erik lundegaard

The Shadow
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The Shadow (1994)

WARNING: WHO KNOWS WHAT SPOILERS LURK IN THIS REVIEW?

Of all the pulpy predecessors that Hollywood tried to turn into franchises in the wake of “Superman” (1978) and “Batman” (1989)—e.g., “Flash Gordon” (1980), “Legend of the Lone Ranger” (1981), “Tarzan, the Ape Man” (1981), and “The Phantom” (1996)—the Shadow actually had a shot. For one, he’s cool. He’s got the long, dark trenchcoat flapping in the breeze, the fedora pulled low, the tendency, as with post-Eastwood action heroes, to shoot first and ask questions later. Plus his catchphrase is one of the greatest of the era: “Who knows what evil lurks in the hearts of men? The Shadow knows, ah ha ha ha ha!”

“The Shadow” (1994), written by David Koepp (“Jurassic Park”; “Spider-Man”) and directed by Russell Mulcahy (Spandau Ballet’s “True”), has a shot, too. It opens the way of Tim Burton’s “Batman”: Bad guys are doing evil—in this case, throwing a Chinese scientist, who witnessed a crime, off a bridge—when a dark avenger appears, scares/kills the bad guys, announces himself, and then, as the music wells, poof, he’s gone.

Except, oh right, that’s not the way “The Shadow” begins. It begins in the opium fields of Tibet, where a man is being dragged into an opium den by two guys, who, a shot later, from inside the den, become two different guys (so much for continuity), and place the hapless man before an evil, shadowed warlord. We think the bad guy is being introduced here but it’s actually our hero, Lamont Cranston, played by a bare-chested Alec Baldwin wearing a long, straggly wig. An American doughboy during World War I, he stayed behind, turned to dope, and became this. He quickly demonstrates his evil ways by shooting both prisoner and trusted aid and leading his minions in laughter. But in the next scene he’s dragged from his bed and taken before a Tulku, or a Tibetan teacher, who says he will turn him into a hero. “You know what evil lurks in the hearts of men,” the Tulku says, “for you have seen that evil in your own heart.”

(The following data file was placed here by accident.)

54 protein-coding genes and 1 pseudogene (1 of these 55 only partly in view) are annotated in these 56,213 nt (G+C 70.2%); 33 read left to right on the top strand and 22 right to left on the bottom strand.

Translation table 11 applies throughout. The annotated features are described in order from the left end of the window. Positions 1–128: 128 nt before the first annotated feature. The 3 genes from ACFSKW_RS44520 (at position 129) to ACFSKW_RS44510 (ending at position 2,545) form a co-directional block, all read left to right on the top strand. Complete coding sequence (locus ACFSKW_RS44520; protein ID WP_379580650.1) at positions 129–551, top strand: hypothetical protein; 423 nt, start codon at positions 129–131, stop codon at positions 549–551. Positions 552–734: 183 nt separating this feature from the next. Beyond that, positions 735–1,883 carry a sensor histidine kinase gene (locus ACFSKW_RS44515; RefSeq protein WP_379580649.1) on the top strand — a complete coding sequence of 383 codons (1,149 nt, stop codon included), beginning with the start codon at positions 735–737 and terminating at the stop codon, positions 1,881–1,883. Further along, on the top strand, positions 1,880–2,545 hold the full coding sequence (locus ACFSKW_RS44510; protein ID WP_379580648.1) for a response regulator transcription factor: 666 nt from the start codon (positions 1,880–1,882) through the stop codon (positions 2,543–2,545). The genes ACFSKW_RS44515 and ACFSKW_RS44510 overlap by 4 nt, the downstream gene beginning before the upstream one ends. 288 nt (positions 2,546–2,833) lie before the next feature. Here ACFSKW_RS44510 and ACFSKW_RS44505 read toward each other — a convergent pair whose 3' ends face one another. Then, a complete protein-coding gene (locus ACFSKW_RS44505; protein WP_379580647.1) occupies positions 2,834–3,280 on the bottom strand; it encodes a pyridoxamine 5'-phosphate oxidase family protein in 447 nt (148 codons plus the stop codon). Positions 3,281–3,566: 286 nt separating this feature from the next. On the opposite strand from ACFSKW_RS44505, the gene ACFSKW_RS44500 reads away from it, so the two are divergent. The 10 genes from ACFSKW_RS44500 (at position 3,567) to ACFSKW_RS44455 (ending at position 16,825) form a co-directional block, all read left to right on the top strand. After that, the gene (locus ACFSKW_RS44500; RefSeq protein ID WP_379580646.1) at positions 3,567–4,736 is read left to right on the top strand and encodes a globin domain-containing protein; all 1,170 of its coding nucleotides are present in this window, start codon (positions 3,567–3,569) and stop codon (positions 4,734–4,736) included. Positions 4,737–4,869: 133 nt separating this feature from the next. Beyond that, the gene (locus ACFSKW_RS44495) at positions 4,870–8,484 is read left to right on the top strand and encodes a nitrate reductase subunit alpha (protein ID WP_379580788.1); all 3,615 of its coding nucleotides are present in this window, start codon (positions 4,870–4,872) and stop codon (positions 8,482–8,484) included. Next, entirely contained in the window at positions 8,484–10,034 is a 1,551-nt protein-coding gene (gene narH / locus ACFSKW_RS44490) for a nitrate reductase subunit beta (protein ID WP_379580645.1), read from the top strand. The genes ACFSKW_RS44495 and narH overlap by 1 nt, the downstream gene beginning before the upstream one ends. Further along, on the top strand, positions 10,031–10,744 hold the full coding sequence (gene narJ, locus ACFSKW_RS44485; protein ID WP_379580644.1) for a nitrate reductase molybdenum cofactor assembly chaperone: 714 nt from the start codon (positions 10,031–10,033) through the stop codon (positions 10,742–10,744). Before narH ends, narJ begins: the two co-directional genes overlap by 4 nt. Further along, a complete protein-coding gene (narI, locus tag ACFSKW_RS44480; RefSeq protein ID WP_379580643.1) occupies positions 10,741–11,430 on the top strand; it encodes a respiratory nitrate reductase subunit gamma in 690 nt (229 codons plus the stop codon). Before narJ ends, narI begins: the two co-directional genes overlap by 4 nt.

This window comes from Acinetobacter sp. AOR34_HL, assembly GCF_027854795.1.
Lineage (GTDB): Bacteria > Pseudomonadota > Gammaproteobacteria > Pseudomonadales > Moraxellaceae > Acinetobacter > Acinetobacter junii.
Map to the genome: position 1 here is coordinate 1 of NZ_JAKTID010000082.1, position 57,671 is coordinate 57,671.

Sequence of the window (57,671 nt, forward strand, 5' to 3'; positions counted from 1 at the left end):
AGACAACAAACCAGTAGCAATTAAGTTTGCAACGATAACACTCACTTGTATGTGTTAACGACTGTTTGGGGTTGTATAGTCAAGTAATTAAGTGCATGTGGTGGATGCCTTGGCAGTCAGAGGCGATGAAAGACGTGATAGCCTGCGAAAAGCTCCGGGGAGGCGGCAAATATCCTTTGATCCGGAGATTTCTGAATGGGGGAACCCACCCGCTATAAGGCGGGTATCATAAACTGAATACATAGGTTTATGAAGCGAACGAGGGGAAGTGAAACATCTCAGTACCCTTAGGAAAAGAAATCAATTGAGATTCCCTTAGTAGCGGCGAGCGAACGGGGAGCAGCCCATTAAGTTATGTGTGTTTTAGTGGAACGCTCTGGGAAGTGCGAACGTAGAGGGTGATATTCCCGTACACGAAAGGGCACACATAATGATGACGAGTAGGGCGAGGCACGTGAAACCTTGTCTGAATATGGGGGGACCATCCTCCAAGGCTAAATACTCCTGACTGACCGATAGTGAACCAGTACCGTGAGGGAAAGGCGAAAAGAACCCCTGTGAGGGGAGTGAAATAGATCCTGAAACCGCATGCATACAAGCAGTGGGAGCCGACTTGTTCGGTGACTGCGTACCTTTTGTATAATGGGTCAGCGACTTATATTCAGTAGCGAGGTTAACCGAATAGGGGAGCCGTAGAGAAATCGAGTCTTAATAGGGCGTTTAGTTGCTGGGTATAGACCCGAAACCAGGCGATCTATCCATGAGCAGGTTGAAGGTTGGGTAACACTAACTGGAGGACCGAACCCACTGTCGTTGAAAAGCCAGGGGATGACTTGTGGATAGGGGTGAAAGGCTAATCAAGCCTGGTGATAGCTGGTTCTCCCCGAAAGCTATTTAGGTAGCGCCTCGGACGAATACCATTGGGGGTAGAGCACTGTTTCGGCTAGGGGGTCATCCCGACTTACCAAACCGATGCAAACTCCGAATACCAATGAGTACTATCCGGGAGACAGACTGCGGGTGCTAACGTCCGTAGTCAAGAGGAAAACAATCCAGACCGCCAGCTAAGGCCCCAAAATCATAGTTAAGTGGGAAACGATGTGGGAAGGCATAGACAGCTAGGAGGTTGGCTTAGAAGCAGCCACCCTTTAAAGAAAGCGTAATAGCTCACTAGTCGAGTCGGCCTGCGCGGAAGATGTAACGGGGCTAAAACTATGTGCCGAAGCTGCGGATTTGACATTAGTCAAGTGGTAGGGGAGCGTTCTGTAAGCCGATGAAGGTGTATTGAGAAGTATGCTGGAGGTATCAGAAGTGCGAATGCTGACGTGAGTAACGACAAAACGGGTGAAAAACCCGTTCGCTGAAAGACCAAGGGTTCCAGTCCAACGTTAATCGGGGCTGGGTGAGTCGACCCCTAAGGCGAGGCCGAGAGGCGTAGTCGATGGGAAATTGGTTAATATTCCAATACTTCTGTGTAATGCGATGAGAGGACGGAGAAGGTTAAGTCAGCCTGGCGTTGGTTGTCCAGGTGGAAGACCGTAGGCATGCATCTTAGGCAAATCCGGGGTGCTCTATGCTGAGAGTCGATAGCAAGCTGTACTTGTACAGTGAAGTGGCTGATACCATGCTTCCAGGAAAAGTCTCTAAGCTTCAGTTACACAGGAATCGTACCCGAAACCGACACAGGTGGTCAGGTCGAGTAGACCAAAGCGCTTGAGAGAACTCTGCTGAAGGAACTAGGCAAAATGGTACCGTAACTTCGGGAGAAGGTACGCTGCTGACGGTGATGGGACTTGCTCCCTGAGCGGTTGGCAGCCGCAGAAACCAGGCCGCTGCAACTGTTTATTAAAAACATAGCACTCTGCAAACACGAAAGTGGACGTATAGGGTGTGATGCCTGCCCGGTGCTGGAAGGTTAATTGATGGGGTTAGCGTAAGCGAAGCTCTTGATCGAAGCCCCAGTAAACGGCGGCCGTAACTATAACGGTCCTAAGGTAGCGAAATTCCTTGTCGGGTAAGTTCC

That’s not a bad idea—the Shadow knows because the Shadow’s been there—but it’s all so poorly handled. Alec is already getting a bit doughy here, the wig looks ridiculous, and, most important, Cranston’s shift from doing evil to preventing it is handled off-stage. After Cranston battles a knife that comes to life, with a fierce, fanged face on the handle, he asks the Tulku if he’s in Hell. “Not yet,” the Tulku replies as the music wells. Then these words appear on the screen: